Balaju Park (Bais Dhara Balaju)

Sunday, October 7, 2007

Few decades ago, Balaju was not as beautiful as it is right now. It used to be just a village and not it has turned into a beautiful park, and there is quite dense population these days. You can get a tempo, microbus, bus, or even a taxi if you want a fast traveling with little more fare from National Theatre, Jamal. Well even if you like walking, within an hour, you will reach the destination as it is situated close to the outskirts of the northern side of Kathmandu. The industrial district around Balaju is the most important in the valley but it does not affect the quiet surroundings of the park in any way.

After you reach to the Balaju area, you will need to pay some cheap entrance fee to get inside the beautiful park. Lots of beautiful bamboos, trees, and varieties of flowers, ponds with fishes, and the twenty-two gushing waterspouts can be found inside the Balaju Park. The twenty-two gushing waterspouts also gave the park its name as “Bais dhara Balaju.” There is also a modern swimming pool where you can enjoy swimming in the sumer and a smaller image of the sleeping Vishnu at Budhanilkantha.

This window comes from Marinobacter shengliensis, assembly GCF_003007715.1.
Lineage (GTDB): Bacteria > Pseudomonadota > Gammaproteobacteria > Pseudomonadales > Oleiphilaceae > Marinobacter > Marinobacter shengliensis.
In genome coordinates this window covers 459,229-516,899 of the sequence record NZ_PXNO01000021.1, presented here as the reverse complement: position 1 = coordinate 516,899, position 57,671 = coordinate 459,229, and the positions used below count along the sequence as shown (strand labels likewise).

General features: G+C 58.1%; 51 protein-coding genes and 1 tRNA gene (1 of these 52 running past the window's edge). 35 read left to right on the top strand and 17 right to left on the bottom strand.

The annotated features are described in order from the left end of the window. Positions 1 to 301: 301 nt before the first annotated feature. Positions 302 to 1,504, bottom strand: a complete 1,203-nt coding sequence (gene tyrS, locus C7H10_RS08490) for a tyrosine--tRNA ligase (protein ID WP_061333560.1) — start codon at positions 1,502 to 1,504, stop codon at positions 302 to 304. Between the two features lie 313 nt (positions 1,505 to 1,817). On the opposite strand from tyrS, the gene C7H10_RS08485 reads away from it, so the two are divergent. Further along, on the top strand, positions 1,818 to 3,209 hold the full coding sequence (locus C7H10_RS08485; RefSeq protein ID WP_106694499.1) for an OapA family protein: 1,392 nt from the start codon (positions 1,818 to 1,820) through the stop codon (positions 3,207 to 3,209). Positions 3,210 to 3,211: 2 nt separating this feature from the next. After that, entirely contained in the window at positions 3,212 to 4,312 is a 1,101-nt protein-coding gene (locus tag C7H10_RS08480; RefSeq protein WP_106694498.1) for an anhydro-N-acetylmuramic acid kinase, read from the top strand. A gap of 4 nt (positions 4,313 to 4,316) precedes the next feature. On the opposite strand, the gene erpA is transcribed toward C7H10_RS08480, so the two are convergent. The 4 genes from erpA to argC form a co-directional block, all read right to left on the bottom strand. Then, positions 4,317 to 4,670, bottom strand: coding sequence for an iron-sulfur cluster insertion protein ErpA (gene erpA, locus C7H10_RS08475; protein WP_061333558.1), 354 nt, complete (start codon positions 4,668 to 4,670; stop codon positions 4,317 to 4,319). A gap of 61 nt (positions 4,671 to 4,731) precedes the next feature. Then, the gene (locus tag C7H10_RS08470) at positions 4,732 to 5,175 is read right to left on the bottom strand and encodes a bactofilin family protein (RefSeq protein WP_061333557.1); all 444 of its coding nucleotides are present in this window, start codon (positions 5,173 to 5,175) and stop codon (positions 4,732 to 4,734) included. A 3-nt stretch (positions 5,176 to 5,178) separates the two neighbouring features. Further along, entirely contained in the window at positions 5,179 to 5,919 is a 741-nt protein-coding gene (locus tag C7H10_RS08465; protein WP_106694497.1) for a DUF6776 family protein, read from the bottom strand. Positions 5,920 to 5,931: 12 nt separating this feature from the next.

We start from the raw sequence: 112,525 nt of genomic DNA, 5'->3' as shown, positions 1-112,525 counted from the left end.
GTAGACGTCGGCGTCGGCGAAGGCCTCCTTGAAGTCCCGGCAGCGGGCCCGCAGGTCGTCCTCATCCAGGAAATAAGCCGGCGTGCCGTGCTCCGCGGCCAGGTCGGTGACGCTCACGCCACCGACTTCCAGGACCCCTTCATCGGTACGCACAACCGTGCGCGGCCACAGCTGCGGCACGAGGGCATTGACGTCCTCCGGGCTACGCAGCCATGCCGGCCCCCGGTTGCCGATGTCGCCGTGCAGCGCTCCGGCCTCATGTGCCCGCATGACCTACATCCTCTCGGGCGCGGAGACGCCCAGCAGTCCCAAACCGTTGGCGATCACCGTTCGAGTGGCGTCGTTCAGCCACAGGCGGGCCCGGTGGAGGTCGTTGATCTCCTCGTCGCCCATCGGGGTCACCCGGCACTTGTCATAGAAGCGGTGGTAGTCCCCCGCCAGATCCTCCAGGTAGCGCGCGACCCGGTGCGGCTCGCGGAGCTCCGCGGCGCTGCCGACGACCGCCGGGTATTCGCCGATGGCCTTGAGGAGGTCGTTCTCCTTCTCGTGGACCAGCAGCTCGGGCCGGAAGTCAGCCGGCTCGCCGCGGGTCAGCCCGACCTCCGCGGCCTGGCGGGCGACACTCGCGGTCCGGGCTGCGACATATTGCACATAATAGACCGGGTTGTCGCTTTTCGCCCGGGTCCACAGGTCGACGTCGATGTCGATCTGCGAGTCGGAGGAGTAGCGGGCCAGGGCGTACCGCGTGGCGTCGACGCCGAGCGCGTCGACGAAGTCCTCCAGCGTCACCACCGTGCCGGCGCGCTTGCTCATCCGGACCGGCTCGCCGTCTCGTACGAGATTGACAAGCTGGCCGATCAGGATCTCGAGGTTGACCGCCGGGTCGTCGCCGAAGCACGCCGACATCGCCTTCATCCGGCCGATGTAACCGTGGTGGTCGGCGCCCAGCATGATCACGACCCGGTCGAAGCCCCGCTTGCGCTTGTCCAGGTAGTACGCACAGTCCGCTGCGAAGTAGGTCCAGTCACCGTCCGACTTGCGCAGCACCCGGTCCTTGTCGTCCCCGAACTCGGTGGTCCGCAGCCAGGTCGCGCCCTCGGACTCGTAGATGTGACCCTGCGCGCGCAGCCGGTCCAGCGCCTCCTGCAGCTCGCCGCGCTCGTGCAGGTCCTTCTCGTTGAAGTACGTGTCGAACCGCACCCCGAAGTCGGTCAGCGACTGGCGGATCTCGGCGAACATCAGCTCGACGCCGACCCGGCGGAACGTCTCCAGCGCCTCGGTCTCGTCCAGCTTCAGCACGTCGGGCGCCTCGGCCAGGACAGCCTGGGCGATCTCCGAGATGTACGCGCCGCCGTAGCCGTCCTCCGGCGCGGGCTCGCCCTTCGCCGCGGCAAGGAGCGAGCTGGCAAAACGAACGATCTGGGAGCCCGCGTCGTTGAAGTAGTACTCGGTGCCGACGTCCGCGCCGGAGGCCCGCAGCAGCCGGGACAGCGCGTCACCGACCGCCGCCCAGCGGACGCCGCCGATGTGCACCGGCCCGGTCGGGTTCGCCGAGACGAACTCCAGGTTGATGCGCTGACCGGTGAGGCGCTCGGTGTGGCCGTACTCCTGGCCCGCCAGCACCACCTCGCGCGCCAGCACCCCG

In front of the sleeping Vishnu a small, typically Nepalese, temple is flanked by a row of Hindu images including elephant-headed Ganesh, Buddha protected by the hood of a serpent and Bhagwati. A stupa-like structure shelters a many-armed goddess, unusual in a Buddhist stupa, and an image of Harihar – half Vishnu and half Shiva. The hands on one side hold trishul, a symbol of Shiva (weapon), while on the other side the hands hold chakra (weapon) and sankha, the sympbols of Vishnu. There is also a small phallical-shaped linga surrounded by four pillars and an image of the bullock Nandi. The site is not more than three centuries old but makes an interesting visit due to this curious juxtaposition of Hindu deities.

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